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Latvia's new law is in reaction to a major breach in 2010Image: Bilderbox

IT security

January 25, 2011

The law was passed in October 2010 in the wake of a major security breach of online financial and tax records from the State Revenue Service. The legislation also creates a new Cyber-Security Response Agency.


Nearly one year ago, Latvia was hit by a major security breach at the Latvian State Revenue Service.

A hacker, working under the name "Neo," illegally downloaded 7.4 million documents from the electronic declaration system of the State Revenue Service by finding a major flaw in the way the documents were stored online.

The documents were then leaked to the media and exposed that many Latvian bankers did not take the salary cuts that they had promised and that other state-owned companies awarded bonuses to executives while asking for financial help from the state.

By October, the Latvian parliament passed a new IT security law, which will take effect on February 1, 2011. This marks the first legislation in this Baltic nation that puts a new IT security head at the top of every state institution.

Stricter regulation

State Revenue Service, Riga
Online records were taken from the State Revenue Service websiteImage: Gederts Gelzis

This official will also have to check the systems for any vulnerability to threats by hackers and viruses at least once a year and make sure that no files are lost in case of emergency or natural disaster.

"We will establish the minimal standards for every state and every local government institution in IT security," said Māris Andžāns, the head of the Consultative Council on Security of Electronic Communications and IT, and one of the officials involved in drafting of the legislation.

He adds that while the country has fire safety rules, but there have been no such laws for the use of digital information.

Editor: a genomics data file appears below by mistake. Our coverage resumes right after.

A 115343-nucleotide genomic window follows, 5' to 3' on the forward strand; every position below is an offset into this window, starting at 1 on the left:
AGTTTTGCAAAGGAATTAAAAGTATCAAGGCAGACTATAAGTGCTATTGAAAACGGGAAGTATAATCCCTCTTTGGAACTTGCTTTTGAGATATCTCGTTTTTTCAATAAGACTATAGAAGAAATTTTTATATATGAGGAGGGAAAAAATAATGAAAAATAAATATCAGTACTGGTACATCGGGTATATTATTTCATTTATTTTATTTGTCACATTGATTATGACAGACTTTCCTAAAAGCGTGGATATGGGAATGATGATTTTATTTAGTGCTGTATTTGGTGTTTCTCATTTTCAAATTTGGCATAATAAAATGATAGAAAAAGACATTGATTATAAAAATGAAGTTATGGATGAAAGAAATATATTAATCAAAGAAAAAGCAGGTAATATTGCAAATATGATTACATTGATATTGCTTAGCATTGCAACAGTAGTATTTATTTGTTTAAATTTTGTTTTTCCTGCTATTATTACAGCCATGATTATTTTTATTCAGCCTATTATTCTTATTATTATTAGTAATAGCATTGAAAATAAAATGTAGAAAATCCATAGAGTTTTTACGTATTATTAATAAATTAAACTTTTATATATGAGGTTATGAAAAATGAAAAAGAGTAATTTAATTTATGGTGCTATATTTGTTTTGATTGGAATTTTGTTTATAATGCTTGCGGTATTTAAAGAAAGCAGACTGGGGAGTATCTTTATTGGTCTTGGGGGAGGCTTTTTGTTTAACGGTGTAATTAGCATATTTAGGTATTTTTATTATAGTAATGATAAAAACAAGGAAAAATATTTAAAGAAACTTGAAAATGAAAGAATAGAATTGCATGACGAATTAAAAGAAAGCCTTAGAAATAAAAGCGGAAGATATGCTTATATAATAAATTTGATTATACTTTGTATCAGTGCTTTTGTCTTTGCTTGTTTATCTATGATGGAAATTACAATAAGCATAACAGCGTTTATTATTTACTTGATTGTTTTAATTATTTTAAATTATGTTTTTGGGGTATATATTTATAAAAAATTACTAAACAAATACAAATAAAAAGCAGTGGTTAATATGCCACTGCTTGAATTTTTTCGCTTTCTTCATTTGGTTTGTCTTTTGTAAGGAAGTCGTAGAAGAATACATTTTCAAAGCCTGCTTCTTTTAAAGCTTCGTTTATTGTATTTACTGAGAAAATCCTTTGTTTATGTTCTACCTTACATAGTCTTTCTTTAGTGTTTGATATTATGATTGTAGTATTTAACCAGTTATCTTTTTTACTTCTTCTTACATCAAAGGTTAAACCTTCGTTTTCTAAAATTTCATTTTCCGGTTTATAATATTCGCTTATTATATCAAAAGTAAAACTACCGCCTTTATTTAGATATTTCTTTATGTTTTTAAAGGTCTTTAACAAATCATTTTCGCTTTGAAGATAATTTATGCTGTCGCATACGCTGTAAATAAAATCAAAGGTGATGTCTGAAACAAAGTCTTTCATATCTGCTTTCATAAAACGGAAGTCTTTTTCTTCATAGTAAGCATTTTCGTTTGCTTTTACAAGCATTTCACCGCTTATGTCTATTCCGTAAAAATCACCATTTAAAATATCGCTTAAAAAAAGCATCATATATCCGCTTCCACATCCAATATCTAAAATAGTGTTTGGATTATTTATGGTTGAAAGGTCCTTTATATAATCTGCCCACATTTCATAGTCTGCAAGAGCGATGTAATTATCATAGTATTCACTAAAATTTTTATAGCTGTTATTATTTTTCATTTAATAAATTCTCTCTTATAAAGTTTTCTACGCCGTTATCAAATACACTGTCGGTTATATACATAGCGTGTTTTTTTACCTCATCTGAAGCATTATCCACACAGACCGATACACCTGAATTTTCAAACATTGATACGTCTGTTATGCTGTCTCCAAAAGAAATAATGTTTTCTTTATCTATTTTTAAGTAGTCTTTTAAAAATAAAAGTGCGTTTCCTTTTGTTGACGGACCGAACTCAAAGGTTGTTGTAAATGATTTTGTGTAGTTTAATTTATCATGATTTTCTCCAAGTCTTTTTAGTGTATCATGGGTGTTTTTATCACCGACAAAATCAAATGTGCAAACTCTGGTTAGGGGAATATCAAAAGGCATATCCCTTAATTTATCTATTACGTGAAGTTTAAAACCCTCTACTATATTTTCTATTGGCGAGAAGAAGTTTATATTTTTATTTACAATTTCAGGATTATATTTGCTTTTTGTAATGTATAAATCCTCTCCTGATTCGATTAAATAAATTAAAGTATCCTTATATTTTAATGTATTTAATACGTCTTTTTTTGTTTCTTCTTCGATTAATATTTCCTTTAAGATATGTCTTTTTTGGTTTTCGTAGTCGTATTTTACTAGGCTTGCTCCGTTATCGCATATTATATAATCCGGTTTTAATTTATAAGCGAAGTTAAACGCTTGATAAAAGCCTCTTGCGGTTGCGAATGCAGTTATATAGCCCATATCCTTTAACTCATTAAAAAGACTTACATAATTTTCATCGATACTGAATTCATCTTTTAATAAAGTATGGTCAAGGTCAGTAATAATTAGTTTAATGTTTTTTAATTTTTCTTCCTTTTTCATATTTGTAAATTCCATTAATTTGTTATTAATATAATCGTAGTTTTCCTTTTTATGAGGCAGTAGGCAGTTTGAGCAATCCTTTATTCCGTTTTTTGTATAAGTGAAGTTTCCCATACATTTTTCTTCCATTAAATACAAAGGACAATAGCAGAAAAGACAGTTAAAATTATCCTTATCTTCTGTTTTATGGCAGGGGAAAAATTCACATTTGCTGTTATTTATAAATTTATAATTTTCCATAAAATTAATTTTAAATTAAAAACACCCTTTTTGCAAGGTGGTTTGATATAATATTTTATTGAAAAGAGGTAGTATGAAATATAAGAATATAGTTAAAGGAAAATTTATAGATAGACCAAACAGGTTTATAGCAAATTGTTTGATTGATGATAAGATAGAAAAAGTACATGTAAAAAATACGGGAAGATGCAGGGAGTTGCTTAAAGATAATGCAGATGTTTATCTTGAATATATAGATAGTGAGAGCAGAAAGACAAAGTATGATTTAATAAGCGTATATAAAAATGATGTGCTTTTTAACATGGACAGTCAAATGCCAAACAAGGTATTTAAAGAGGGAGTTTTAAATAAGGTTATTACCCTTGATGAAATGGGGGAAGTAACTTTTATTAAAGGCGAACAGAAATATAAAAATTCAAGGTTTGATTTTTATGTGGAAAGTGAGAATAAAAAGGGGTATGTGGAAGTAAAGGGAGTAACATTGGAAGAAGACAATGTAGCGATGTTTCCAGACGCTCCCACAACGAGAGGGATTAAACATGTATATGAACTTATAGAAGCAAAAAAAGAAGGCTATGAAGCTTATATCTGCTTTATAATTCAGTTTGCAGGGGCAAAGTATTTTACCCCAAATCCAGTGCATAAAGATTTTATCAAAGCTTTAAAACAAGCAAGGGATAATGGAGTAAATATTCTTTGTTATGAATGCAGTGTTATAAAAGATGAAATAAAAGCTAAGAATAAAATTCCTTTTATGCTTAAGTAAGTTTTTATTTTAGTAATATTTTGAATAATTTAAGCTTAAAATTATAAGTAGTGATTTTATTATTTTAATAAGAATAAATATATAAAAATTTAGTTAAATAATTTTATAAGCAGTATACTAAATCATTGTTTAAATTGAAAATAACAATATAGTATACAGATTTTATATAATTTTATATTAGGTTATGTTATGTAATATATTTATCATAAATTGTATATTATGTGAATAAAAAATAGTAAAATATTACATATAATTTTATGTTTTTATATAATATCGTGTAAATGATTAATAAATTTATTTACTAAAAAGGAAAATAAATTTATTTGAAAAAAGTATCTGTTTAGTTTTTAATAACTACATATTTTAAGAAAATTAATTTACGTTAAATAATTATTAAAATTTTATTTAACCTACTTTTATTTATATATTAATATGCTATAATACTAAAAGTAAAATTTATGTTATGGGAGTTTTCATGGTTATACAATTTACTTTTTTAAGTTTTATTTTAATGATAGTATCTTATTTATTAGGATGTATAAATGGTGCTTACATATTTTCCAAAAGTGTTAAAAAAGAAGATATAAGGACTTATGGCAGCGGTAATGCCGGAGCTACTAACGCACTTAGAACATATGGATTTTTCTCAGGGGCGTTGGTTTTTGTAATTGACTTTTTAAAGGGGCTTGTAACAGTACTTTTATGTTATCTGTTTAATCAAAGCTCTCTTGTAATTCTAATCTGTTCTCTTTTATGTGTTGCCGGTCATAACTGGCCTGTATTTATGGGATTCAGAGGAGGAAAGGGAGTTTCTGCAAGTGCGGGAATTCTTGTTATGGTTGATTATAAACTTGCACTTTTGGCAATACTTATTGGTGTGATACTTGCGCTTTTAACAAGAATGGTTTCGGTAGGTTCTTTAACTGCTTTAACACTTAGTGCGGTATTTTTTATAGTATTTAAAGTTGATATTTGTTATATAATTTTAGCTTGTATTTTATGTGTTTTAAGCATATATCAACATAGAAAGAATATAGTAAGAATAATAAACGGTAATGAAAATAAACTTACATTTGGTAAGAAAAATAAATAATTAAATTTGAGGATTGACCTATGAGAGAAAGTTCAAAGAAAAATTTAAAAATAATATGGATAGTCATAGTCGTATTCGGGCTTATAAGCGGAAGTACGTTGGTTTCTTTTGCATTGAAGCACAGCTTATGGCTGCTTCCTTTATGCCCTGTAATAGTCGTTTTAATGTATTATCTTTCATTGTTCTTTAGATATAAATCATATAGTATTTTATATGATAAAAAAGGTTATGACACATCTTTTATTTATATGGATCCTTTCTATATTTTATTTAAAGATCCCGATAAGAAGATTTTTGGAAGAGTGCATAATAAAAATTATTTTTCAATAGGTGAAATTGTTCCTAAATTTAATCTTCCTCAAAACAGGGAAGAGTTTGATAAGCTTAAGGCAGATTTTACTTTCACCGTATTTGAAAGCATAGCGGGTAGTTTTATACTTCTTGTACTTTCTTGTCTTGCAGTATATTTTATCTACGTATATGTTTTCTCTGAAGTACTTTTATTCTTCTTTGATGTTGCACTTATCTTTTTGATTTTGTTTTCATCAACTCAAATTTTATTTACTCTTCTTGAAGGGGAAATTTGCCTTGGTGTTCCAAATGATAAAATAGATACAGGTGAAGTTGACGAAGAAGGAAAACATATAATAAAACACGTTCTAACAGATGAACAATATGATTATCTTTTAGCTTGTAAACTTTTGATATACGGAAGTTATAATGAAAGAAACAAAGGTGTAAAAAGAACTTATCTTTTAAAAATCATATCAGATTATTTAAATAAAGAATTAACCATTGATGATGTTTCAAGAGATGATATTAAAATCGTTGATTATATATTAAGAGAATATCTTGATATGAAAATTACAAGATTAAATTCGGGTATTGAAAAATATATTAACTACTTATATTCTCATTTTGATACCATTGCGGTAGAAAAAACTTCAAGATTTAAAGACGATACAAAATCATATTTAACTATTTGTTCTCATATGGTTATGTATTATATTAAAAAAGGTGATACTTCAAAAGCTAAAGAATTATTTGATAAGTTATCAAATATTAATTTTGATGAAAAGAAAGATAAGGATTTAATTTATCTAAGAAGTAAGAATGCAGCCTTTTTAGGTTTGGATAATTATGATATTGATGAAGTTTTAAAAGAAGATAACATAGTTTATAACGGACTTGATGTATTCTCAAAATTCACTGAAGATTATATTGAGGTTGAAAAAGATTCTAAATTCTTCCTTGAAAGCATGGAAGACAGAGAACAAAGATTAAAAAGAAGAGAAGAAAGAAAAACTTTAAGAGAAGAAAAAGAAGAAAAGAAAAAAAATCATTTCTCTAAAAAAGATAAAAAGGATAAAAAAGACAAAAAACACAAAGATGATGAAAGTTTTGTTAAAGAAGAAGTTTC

In order to ensure that the officials follow and obey the rules, two present computer security prevention institutions will be merged into a new Cyber-Security Response Agency.

The agency will also start operations in February and will consist of eight IT experts who will keep their eye on the overall situation of IT security and advise the public sector workers about data protection.

Careless data security

Months after the February 2010 breach, it turned out that the man behind the alias Neo was Ilmārs Poikāns, a researcher at the Artificial Intelligence Laboratory at the Institute of Mathematics and Computer Science in Riga.

He criticized the State Revenue Service for not carrying out appropriate security audits.

"There was a [web address] and there wasn’t any security check," said Ilmārs Poikāns. He had changed the ID at the end of the web address of the State Revenue Service and so, he could access the documents.

Ilmārs Poikāns
Ilmārs Poikāns, aka "Neo," said it was fairly easy for him to access the online financial recordsImage: Ilmars Znotins

"Basically anybody from Internet by writing direct URL could access that data. So, it was a very big hole," he added.

He is convinced that Latvian authorities don’t demonstrate a serious attitude towards computer security audits – they just tend to "check-off" that it is done.

The State Revenue Service fixed the security hole after the incident and established a special IT security manager at the institution.

But Agnese Grīnerga, the spokesperson for the State Revenue Service said that there’s no guarantee that such cases will not occur again.

"The professional security audits are provided by outsourcing companies for our institution and, therefore, it requires considerable financial resources," she said.

"We have more than 60 IT systems and we simply can’t afford to inspect all of them every year."

No technical solution is 100 percent bulletproof

Some Latvian IT experts believe that the new law is a big step up for at least trying to ensure that the government does a better job of protecting private data. But it will take months or even years until the effectiveness of the new rules can be evaluated.

"You can never be 100 percent safe about your data because one of the factors - aside from the various technical devices to protect - is the human factor," said Juris Kaža, a Latvian tech journalist.

"You don’t want those people to tell things to friends that are not really friends while they’re out drinking and that sort of thing."

Author: Ģederts Ģelzis, Riga
Editor: Cyrus Farivar

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